Summary and Analysis PART I Chapter 3. Park Avenue



Theo is forced to confront his situation: His mother is dead, his father is absent, and he needs a place to stay. Fearing that he will be placed in foster care, he tells the social workers that he can stay with Andy Barbour, a friend and classmate of his; the Barbours take him into their home on Park Avenue.

Theo attempts to get on with his life, but physically, mentally, and emotionally he is unwell and struggling to get acclimated to his new circumstances. Mrs. Barbour runs interference for him with the social workers. Theo finds comfort in Andy’s companionship. Theo returns to school and tries, unsuccessfully, to rekindle his masochistic-like relationship with Tom Cable.

Two investigators question Theo at his school, and because he has taken The Goldfinch, he is anxious about their inquiries. He finds the ring the old man gave him and can’t remember their conversation, but he carries it in his pocket, hoping to make a connection or remember its significance. The practical matter of his mother’s apartment, her belongings, and his need to go there to get what he needs hangs over his head, causing him further emotional discomfort. The question of what is going to happen to him in the long run continues to be an issue as well.

Mr. Barbour speaks to Andy and Theo about sailing, making plans to go over the summer. Andy tells Theo that sailing is an activity he abhors and wishes he didn’t have to go. Theo wakes up from a nightmare remembering the words, “Hobart and Blackwell. Ring the green bell”; with this information, he locates a shop with that name. When he rings the green bell, a man who calls himself Hobie greets him.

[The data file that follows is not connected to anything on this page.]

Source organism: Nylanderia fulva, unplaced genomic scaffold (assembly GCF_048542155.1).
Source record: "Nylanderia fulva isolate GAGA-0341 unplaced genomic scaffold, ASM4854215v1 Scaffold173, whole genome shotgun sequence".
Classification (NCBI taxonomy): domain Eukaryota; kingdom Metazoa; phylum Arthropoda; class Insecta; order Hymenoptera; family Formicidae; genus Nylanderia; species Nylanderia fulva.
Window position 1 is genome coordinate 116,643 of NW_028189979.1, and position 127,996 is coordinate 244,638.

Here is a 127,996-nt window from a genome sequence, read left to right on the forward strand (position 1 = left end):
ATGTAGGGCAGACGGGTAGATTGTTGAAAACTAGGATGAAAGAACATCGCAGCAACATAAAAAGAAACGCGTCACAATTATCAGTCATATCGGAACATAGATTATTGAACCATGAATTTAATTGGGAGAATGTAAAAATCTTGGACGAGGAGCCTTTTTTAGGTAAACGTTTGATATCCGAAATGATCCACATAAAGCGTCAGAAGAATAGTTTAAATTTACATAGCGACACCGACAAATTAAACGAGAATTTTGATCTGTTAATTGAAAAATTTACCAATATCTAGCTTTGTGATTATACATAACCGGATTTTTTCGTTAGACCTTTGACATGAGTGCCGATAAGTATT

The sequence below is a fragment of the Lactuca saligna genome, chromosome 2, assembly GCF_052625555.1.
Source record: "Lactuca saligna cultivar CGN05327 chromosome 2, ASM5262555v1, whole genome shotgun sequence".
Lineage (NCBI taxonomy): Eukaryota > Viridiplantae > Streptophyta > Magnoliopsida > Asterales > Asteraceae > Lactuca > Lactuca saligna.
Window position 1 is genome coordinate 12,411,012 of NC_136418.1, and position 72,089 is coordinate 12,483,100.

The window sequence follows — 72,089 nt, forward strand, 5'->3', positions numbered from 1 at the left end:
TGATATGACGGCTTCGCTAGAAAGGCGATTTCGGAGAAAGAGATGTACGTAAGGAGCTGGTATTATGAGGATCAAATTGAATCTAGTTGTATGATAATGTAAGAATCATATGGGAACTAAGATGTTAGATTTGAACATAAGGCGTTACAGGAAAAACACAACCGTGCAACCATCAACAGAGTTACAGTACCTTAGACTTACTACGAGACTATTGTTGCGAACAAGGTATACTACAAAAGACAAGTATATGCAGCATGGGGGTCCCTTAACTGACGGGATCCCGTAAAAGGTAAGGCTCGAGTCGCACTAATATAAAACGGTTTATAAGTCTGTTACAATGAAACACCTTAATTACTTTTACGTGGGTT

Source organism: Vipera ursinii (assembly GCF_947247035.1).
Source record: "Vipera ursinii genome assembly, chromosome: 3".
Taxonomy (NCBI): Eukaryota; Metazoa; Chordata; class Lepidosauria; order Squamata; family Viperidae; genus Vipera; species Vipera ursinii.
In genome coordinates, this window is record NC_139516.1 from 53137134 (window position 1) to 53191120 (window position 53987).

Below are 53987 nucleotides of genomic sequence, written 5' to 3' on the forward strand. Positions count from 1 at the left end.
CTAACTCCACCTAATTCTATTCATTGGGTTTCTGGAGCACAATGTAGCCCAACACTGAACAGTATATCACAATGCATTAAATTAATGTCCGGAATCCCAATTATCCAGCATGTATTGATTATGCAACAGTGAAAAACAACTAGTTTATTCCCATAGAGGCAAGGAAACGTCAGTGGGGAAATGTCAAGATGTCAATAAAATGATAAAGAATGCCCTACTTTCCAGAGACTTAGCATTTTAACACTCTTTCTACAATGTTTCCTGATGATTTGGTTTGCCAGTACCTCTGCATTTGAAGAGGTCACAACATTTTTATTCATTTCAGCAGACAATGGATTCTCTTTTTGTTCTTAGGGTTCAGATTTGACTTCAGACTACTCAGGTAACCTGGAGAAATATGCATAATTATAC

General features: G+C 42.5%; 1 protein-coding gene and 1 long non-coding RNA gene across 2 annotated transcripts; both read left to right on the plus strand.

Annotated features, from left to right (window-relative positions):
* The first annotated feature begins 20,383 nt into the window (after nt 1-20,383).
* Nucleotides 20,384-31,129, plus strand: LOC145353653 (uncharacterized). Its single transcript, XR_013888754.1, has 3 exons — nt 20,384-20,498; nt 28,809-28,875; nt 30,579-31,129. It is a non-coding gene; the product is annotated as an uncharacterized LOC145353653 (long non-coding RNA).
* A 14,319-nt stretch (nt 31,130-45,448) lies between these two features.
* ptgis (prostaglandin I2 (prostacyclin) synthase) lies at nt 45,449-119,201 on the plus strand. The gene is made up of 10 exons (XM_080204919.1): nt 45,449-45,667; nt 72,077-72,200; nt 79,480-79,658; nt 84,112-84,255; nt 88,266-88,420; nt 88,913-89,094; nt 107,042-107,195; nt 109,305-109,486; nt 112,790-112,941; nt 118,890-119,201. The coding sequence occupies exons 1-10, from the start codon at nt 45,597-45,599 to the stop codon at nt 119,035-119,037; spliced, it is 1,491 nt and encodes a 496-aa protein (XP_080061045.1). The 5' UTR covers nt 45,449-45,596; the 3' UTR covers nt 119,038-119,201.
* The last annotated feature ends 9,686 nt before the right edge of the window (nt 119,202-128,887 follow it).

Tartt describes Theo’s pain in stark, intimate ways. His desire for his mother is compared to a drowning man craving air. He finds himself relying on Mrs. Barbour, longing for normalcy with Tom Cable, and focusing on Andy’s peculiar mannerisms as a distraction to his situation. Tartt often places the most painful or intimate thoughts and feelings within parentheses. This literary device essentially allows Theo’s pain to be contained, encapsulated, and removed from the action of the story.

The chapter is also peppered with all sorts of allusions, from crime movies to Star Trek to the art of Salvador Dalí. As Theo fights to remain sane and to attach himself to the familiar, art and culture become his salvation. This speaks to two of the overall questions of the novel: What is the value of art? How does art “place” us in the world? For Theo, the memory of being Kirk to Andy’s Spock (which is placed within parentheses, too innocent and precious to be in the main text) constructs a place of familiarity and comfort. The consistent references to paintings, movies, plays, poetry, and iconic personalities like Judy Garland create a context in which Theo understands the world and can consider surviving in it. All other touchstones of life have disappeared. His father is gone, his mother is dead, and all of his relationships have been revised or fragmented. Without analysis, understanding, or criticism, cultural references can still provide a common language between Theo and others around him. For example, when Theo is in class, he and his classmates experience Walt Whitman in the same manner; for those moments, he is no different than they are.

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